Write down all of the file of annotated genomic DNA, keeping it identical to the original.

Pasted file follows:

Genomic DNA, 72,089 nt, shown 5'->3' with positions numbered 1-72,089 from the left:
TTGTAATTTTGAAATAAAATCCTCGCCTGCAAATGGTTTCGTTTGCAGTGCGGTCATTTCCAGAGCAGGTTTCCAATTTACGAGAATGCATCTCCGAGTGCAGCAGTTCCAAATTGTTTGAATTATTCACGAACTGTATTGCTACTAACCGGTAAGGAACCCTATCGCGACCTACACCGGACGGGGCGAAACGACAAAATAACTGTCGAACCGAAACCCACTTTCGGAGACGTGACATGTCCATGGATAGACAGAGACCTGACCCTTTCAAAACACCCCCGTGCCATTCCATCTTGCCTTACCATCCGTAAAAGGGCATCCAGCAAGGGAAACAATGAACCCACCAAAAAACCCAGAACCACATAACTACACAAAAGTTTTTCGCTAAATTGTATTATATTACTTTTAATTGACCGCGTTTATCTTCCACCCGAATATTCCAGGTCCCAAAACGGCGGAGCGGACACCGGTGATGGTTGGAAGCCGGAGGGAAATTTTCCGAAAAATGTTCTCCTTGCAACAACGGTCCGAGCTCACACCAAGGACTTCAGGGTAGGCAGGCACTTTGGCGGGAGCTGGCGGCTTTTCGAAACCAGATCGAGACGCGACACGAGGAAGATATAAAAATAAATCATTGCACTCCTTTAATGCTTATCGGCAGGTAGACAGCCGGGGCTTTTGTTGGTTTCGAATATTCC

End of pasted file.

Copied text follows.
Genomic DNA, 72,089 nt, shown 5'->3' with positions numbered 1-72,089 from the left:
TTGTAATTTTGAAATAAAATCCTCGCCTGCAAATGGTTTCGTTTGCAGTGCGGTCATTTCCAGAGCAGGTTTCCAATTTACGAGAATGCATCTCCGAGTGCAGCAGTTCCAAATTGTTTGAATTATTCACGAACTGTATTGCTACTAACCGGTAAGGAACCCTATCGCGACCTACACCGGACGGGGCGAAACGACAAAATAACTGTCGAACCGAAACCCACTTTCGGAGACGTGACATGTCCATGGATAGACAGAGACCTGACCCTTTCAAAACACCCCCGTGCCATTCCATCTTGCCTTACCATCCGTAAAAGGGCATCCAGCAAGGGAAACAATGAACCCACCAAAAAACCCAGAACCACATAACTACACAAAAGTTTTTCGCTAAATTGTATTATATTACTTTTAATTGACCGCGTTTATCTTCCACCCGAATATTCCAGGTCCCAAAACGGCGGAGCGGACACCGGTGATGGTTGGAAGCCGGAGGGAAATTTTCCGAAAAATGTTCTCCTTGCAACAACGGTCCGAGCTCACACCAAGGACTTCAGGGTAGGCAGGCACTTTGGCGGGAGCTGGCGGCTTTTCGAAACCAGATCGAGACGCGACACGAGGAAGATATAAAAATAAATCATTGCACTCCTTTAATGCTTATCGGCAGGTAGACAGCCGGGGCTTTTGTTGGTTTCGAATATTCC